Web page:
The latest version of the lokpal bill, likely be cleared by the cabinet on Thursday, is a much-amended version of the original that was passed in Lok Sabha but got stuck in Rajya Sabha in 2011.
Providing some protection to public servants, the new bill requires the anti-graft watchdog to hear the accused before initiating any investigation.
The Rajya Sabha select committee - which reviewed the earlier bill - had said that the lokpal could order a probe straightaway. But the government feels this could result in the harassment of public servants.
The government, however, will allow the lokpal to grant sanction for prosecution of the public servant, a power that was earlier enjoyed only by the government.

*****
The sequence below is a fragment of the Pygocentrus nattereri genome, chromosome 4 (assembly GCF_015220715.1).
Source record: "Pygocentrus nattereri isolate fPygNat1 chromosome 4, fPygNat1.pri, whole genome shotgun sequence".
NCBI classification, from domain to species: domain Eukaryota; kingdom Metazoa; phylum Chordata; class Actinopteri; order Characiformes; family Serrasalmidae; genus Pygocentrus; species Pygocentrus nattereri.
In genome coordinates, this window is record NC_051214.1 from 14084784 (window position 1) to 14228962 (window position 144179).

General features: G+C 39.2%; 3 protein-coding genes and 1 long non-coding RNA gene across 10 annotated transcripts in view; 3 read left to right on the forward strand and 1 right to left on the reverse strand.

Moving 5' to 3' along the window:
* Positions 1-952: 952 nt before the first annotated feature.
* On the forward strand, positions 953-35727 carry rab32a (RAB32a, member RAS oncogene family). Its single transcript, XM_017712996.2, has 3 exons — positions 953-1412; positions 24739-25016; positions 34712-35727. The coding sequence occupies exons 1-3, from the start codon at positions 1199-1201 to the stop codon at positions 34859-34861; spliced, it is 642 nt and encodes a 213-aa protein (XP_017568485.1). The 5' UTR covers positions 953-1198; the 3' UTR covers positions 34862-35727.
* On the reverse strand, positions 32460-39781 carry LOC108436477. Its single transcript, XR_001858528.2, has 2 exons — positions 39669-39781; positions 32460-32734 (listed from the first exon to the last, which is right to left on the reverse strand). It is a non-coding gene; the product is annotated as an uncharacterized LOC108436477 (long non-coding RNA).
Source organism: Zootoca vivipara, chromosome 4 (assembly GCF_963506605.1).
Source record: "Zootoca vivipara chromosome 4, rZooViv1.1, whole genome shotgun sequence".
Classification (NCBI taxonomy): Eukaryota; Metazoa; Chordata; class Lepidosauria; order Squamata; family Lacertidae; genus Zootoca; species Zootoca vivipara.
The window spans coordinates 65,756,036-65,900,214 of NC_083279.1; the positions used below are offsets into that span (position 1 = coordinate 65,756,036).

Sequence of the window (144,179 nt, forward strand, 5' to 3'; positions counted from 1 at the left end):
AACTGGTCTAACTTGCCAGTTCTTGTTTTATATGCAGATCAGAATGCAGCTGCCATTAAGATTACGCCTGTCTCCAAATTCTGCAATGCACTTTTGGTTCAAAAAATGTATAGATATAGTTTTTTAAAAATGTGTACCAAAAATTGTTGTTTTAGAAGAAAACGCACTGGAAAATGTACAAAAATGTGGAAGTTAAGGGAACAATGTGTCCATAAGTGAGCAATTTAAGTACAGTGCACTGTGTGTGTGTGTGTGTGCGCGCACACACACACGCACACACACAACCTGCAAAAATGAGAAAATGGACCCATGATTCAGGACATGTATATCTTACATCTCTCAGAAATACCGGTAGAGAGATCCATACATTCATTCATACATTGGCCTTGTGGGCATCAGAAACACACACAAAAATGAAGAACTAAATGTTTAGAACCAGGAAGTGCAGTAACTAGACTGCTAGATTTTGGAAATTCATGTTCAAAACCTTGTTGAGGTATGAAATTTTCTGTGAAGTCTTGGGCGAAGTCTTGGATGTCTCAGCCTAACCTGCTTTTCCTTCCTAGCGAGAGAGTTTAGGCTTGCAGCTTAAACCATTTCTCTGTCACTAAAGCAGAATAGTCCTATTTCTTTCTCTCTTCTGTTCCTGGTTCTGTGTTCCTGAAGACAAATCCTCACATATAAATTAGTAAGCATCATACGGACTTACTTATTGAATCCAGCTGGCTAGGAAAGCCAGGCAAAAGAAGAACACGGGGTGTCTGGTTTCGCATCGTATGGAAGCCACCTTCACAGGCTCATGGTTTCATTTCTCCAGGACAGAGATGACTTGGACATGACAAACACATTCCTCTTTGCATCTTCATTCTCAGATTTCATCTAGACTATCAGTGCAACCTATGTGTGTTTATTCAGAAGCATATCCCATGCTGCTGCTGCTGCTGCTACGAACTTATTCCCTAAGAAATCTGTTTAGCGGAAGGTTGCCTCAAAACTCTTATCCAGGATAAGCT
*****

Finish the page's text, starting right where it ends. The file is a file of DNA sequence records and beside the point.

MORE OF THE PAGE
If the bill gets cabinet clearance, it will go to Rajya Sabha and then again to Lok Sabha.
The suggestion of the panel to keep NGOs out of the purview of the bill was also rejected. The centre will only exclude religious and charitable institutions from the lokpal's ambit.
The recommendation that the government should retain the power to transfer CBI officers working under lokpal without the approval of the anti-graft body was also knocked out.
The Centre, however, accepted some of the panel's suggestions such as allowing the states to create their own lokayuktas. The earlier bill had sought to create both lokpal and lokayukta through a single legislation.
The government also agreed to appoint the fifth member of the lokpal - an eminent jurist - on the basis of the recommendations of the other four members - the Prime Minister, the Lok Sabha speaker, the leader of opposition and the chief justice of India.
The earlier bill allowed the government to directly pick the fifth member.